Bowen and Burdekin growers will play an integral role in a new Health and Wellbeing Queensland pilot program to get Queensland kids eating more vegetables and fruit.
Health and Wellbeing Queensland Chief Executive Dr Robyn Littlewood today announced Bowen State School as the first of three pilot locations for the $1.7 million Pick of the Crop initiative.
“Pick of the Crop is a healthy eating program bringing Queensland schools and growers together to increase opportunities for children to consume vegetables and fruit. What better place for this exciting pilot than the Bowen region where so many of our great-tasting vegetables and fruit come from,” Dr Littlewood said.
“This is about improving the nutrition and health of our children and doing it in partnership with our farmers promoting local agriculture and local produce.”
Dr Littlewood said most children currently did not meet recommendations for healthy eating, with only six per cent of 8-11 year olds consuming enough vegetables.
“A healthy diet means eating lots of tasty and colourful vegetables. We have incredible fresh produce grown here locally in Queensland, yet as a population we’re not meeting our recommended fruit and vegetable consumption – and when it comes to vegetables, we’re not even coming close,” Dr Littlewood said.
“Through Pick of the Crop, we will support schools to work with growers to create opportunities to increase kids’ vegetable and fruit intake. From bringing growers into classrooms, to reinforcing student learning through school gardens, healthy tuckshop menus and school events, Pick of the Crop will take a whole-of-school approach and aims to influence the domains of curriculum teaching and learning, school environments, food and drink supply and community connections.”
The pilot includes funding for the appointment of a Pick of the Crop project coordinator to be based at Bowen State School.
Bowen State School Principal Mr Christien Payne said the community is very excited to be involved in Pick of the Crop.
“This program is such a good opportunity for our schools and communities to build on actions to promote healthy eating. The benefits will not only be felt through stronger school connections with farmers in the region, but also in our classrooms, across the whole school environment and for our families,” Mr Payne said.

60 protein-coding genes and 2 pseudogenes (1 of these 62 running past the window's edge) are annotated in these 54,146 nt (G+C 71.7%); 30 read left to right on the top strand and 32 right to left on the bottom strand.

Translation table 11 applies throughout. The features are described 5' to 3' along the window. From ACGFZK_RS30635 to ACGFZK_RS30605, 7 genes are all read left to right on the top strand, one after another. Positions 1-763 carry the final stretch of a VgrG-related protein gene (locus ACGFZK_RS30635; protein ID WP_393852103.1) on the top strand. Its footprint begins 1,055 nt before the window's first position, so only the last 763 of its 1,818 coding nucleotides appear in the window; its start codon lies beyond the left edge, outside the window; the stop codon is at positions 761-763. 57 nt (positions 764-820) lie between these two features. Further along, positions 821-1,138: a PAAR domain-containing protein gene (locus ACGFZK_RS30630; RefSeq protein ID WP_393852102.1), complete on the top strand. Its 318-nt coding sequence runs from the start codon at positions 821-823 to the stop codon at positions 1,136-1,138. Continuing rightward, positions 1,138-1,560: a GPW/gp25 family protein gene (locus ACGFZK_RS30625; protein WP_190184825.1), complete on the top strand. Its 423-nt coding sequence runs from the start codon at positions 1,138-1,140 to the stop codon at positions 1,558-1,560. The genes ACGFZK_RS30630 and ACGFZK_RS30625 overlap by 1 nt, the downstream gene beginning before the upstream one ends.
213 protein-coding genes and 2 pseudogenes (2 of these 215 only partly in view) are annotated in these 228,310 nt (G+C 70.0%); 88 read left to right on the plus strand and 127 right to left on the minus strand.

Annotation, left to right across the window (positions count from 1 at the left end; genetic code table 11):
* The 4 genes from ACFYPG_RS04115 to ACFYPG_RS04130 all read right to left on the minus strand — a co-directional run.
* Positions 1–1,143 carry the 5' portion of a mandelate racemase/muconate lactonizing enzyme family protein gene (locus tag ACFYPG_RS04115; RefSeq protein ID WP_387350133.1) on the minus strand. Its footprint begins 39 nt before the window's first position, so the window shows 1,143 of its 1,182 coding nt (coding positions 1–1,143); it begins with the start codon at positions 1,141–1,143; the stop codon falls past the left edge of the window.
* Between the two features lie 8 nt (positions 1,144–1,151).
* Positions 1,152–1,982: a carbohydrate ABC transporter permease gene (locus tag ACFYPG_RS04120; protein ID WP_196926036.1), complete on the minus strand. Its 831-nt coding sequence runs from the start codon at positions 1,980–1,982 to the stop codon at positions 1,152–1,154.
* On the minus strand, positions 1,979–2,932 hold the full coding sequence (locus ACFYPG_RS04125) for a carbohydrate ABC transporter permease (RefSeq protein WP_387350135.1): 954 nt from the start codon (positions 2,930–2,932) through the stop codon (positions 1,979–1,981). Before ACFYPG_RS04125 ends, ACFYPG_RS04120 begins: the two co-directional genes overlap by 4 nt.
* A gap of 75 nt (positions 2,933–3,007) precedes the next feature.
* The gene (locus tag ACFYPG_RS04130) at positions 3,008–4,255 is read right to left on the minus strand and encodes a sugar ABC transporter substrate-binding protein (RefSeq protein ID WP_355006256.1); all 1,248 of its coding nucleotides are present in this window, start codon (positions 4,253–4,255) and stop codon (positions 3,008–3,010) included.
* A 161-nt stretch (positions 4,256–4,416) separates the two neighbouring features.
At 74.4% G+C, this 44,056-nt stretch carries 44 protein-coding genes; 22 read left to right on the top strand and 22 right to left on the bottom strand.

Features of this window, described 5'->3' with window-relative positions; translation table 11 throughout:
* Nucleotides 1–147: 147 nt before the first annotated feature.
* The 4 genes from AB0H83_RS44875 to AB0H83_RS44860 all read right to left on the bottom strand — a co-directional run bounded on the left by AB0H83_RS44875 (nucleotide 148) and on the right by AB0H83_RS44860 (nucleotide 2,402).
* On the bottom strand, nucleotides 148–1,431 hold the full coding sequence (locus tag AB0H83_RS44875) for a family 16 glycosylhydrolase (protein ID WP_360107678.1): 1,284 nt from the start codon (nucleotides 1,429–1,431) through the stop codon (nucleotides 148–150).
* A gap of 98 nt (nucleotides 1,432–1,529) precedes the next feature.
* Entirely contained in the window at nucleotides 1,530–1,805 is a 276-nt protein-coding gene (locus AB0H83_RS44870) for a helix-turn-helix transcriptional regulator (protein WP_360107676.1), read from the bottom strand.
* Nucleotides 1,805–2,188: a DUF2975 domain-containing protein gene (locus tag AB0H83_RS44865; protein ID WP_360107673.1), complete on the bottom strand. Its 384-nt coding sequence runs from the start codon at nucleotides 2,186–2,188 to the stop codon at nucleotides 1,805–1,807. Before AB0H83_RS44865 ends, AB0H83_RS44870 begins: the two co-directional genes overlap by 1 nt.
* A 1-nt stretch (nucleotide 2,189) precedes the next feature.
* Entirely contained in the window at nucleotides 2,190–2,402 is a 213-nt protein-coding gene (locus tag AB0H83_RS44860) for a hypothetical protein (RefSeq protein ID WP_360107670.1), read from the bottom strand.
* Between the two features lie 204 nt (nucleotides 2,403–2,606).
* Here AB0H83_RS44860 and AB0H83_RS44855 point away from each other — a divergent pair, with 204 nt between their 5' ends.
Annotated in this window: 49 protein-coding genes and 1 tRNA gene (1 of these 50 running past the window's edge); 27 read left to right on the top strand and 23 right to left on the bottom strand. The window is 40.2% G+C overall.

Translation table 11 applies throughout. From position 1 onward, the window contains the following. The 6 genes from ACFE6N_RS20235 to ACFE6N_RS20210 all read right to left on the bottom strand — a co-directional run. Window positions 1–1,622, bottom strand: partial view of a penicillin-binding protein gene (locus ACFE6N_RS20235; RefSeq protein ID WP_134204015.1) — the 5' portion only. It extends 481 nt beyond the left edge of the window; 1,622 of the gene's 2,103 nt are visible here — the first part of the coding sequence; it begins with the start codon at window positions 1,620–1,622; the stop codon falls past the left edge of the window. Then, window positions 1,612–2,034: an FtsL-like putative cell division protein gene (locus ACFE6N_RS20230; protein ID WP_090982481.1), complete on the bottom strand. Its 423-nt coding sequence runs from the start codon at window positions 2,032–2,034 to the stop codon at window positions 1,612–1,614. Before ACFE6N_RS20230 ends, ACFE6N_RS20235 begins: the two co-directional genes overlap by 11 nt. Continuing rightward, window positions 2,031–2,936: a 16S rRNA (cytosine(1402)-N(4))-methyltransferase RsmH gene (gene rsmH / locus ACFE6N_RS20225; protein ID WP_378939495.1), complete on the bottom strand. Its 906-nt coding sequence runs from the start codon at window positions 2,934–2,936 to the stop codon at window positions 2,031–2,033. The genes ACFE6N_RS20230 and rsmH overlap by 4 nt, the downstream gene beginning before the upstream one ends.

“This is a program that schools will want to get involved with and we can’t wait to get started.”
The project coordinator will work with state primary schools across the Bowen, Ayr, Home Hill and Whitsunday areas, to develop individual school action plans to increase students’ access to vegetables and fruit and to build and strengthen relationships with local Bowen and Burdekin growers.
Participating schools will have the opportunity to access grants of up to $5,000 for small projects that support the implementation of Pick of the Crop.
Bowen Gumlu Growers Association President Carl Walker said teaching children to experience and enjoy vegetables and fruit from an early age would also help them develop healthy eating habits for life.
“Bowen Gumlu Growers Association is fully supportive of this pilot. Eating plenty of fresh vegetables and fruit helps our young future leaders to grow healthy bodies and minds,” Mr Walker said.
“The Bowen Gumlu region is the largest winter vegetables growing region in Australia, supplying high-quality healthy produce for the nation and for the world. It’s important that we can teach our children where the food is coming from, and why it is so important to eat healthy. It’s showing them that veggies can be yummy to eat and can be part of an exciting meal for them. This is good for kids and it also helps our local economy to be sustainable.”
Pick of the Crop is set to roll out across Queensland with a further two pilot locations soon to be announced.
The project is set to reach up to 60 primary schools and 19,000 students across Queensland in 2020-21.
Learn more about Pick of the Crop.